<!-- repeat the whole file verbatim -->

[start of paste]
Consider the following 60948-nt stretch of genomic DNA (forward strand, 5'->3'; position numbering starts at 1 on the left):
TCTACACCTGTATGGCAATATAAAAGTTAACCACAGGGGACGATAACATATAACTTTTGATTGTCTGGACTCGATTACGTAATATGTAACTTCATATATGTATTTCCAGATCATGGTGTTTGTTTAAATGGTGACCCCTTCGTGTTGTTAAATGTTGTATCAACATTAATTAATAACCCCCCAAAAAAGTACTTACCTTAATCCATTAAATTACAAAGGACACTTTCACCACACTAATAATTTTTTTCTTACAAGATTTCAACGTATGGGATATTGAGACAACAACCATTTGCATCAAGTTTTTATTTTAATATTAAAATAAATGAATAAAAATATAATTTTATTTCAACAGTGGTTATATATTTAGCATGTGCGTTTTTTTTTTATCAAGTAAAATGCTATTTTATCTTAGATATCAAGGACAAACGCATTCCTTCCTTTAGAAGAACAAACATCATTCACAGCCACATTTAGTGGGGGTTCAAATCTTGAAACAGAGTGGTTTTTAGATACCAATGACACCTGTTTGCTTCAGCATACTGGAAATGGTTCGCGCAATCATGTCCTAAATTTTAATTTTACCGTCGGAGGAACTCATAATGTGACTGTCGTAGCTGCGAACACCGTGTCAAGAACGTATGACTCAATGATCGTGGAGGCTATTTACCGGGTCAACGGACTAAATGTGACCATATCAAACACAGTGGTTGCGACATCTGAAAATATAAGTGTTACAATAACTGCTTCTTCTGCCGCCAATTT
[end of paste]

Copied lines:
Consider the following 60948-nt stretch of genomic DNA (forward strand, 5'->3'; position numbering starts at 1 on the left):
TCTACACCTGTATGGCAATATAAAAGTTAACCACAGGGGACGATAACATATAACTTTTGATTGTCTGGACTCGATTACGTAATATGTAACTTCATATATGTATTTCCAGATCATGGTGTTTGTTTAAATGGTGACCCCTTCGTGTTGTTAAATGTTGTATCAACATTAATTAATAACCCCCCAAAAAAGTACTTACCTTAATCCATTAAATTACAAAGGACACTTTCACCACACTAATAATTTTTTTCTTACAAGATTTCAACGTATGGGATATTGAGACAACAACCATTTGCATCAAGTTTTTATTTTAATATTAAAATAAATGAATAAAAATATAATTTTATTTCAACAGTGGTTATATATTTAGCATGTGCGTTTTTTTTTTATCAAGTAAAATGCTATTTTATCTTAGATATCAAGGACAAACGCATTCCTTCCTTTAGAAGAACAAACATCATTCACAGCCACATTTAGTGGGGGTTCAAATCTTGAAACAGAGTGGTTTTTAGATACCAATGACACCTGTTTGCTTCAGCATACTGGAAATGGTTCGCGCAATCATGTCCTAAATTTTAATTTTACCGTCGGAGGAACTCATAATGTGACTGTCGTAGCTGCGAACACCGTGTCAAGAACGTATGACTCAATGATCGTGGAGGCTATTTACCGGGTCAACGGACTAAATGTGACCATATCAAACACAGTGGTTGCGACATCTGAAAATATAAGTGTTACAATAACTGCTTCTTCTGCCGCCAATTT